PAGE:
Is open data the future of farming? A farmer looks at a tablet in front of a tractor.

Is open data the future of farming? By Daniel Casey

Open data could bring enormous benefits to sustainable farming, and the policy that encourages it. Here, Grantham Scholar Daniel Casey explains what he learned at a Defra event about open data and the importance of making sure everyone’s voices are heard.

Daniel Casey
Grantham Scholar Daniel Casey.

Earlier this month, I attended an open data event hosted by the Department for Environment, Food and Rural Affairs (Defra) and the Open Data Institute (ODI).

Stakeholders across the agriculture industry attended. Farmers and agribusinesses, as well as researchers, listened to talks from Liz Truss MP, Secretary of State for Environment, Food and Rural Affairs. There was also a panel debate featuring speakers from Defra, ODI, Agri-Tech East and Syngenta. And some presentations from organisations such as Senseye and CABI. The conference’s theme was the future of agriculture and the role that open data has in agriculture’s future.

What is open data?

At this point, you may find yourself asking what exactly is open data?

Simply put, it’s information (usually statistical) which is made freely available to everyone, without any copyright restrictions and other forms of red-tape usually associated with data (which many of us know all too much about!).

The perfect storm facing farming

Opening the discussion, Liz Truss discussed the role Defra is playing in agriculture.

She outlined the challenges facing farming, referred to by some as ‘the perfect storm’. With demand for food rising, and climate change certainly set to have an impact, Liz suggested that data which can be harnessed to improve science and technology is crucial to future agricultural success.

Agriculture and open data

Arguably, such data should kick-start innovation within the agriculture industry. Defra is at the heart of this open data movement through their Open Defra Program. This platform will provide tools for individuals and businesses to use.

In 2016, Defra plan to release 1,000 datasets in farming alone. Eventually, one-third of all open data released by the government is expected to come from Defra! Such datasets could benefit farmers and the subsequent management decisions they take.

Open data could connect up the challenges presented by ‘the perfect storm’. It could help us to imagine a wider range of solutions not already thought of. Wouldn’t it be great if there was integrated datasets freely available across societies that would allow us to think of more innovative solutions that otherwise may not be possible?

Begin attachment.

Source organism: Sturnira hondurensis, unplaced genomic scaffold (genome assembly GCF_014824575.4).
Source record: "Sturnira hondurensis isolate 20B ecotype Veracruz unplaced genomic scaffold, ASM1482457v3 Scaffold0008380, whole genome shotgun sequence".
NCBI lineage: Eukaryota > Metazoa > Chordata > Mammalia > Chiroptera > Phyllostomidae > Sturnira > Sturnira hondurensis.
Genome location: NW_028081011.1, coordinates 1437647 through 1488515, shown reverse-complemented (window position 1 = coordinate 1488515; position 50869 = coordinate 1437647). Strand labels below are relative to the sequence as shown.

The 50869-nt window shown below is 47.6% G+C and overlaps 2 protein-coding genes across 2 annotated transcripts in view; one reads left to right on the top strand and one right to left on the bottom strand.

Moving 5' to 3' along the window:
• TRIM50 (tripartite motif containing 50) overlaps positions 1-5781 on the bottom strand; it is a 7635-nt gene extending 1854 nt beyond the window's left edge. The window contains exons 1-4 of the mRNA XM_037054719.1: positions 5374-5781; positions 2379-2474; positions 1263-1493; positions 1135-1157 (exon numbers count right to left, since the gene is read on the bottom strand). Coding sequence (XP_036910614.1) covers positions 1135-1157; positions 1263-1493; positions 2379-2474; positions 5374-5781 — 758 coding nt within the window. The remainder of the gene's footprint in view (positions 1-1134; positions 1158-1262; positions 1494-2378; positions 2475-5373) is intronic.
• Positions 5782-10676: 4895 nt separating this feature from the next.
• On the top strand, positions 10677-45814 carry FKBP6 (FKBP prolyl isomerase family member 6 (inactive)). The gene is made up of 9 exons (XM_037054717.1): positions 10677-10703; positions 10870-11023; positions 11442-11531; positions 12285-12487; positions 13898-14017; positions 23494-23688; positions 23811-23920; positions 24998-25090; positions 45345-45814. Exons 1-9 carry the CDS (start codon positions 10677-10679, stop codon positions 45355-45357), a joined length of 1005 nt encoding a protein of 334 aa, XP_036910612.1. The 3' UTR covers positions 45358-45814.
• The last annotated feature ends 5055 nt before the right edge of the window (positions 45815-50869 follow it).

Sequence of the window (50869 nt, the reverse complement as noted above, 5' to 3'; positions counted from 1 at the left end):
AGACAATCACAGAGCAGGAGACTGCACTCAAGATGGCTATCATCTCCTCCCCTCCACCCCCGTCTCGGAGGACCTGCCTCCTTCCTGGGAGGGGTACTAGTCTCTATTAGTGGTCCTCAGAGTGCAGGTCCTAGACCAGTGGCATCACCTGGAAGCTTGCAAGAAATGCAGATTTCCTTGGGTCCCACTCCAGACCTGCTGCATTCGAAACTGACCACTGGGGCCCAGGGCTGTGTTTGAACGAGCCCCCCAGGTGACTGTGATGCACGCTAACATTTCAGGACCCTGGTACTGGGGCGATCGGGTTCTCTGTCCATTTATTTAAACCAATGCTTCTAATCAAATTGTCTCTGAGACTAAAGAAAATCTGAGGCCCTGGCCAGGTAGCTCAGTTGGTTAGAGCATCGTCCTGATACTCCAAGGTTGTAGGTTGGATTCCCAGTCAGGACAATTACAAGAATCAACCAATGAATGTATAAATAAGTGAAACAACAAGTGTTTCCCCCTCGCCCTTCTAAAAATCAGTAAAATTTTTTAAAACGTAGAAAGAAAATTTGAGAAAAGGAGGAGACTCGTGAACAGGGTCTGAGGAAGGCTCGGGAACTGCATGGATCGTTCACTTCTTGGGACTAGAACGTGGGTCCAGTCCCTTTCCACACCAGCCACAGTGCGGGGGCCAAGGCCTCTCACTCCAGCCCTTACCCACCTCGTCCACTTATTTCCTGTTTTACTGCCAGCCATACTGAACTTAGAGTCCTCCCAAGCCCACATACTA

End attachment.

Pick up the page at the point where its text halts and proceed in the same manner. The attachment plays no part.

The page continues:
We need a framework for open data

However, as panellists later discussed, as yet there is no framework or system available to merge all this data together.

So who should be responsible for open data? Who owns what data? How do we gain the trust of farmers to get them to engage with and use or provide this data? What about bad data?

It’s also all well and good debating the future of agriculture in London, but is wider outreach by agribusiness and government needed outside of London in more agricultural areas? Whilst there are many benefits to be gained from open data that I learnt about, and a lot of excitement in agriculture towards open data being able to tackle the perfect storm, many questions still remain.

Without data you’re just another person with an opinion

A quote from William Edwards Deming was presented at the conference: “Without data you’re just another person with an opinion”.

In my opinion and from my background in geography, there’s a need for data. But also for the opinions of those who may not have a voice to be valued. And for those that have provided the data to be heard.

There’s a need for connected data. But it should be used in conjunction with smaller scale agricultural studies as well. This would allow individual voices to be heard and then individuals can make informed decisions based on open data, as well as collected opinions.


Edited by Claire Moran. Photo by Mathias P.R. Reding from Pexels.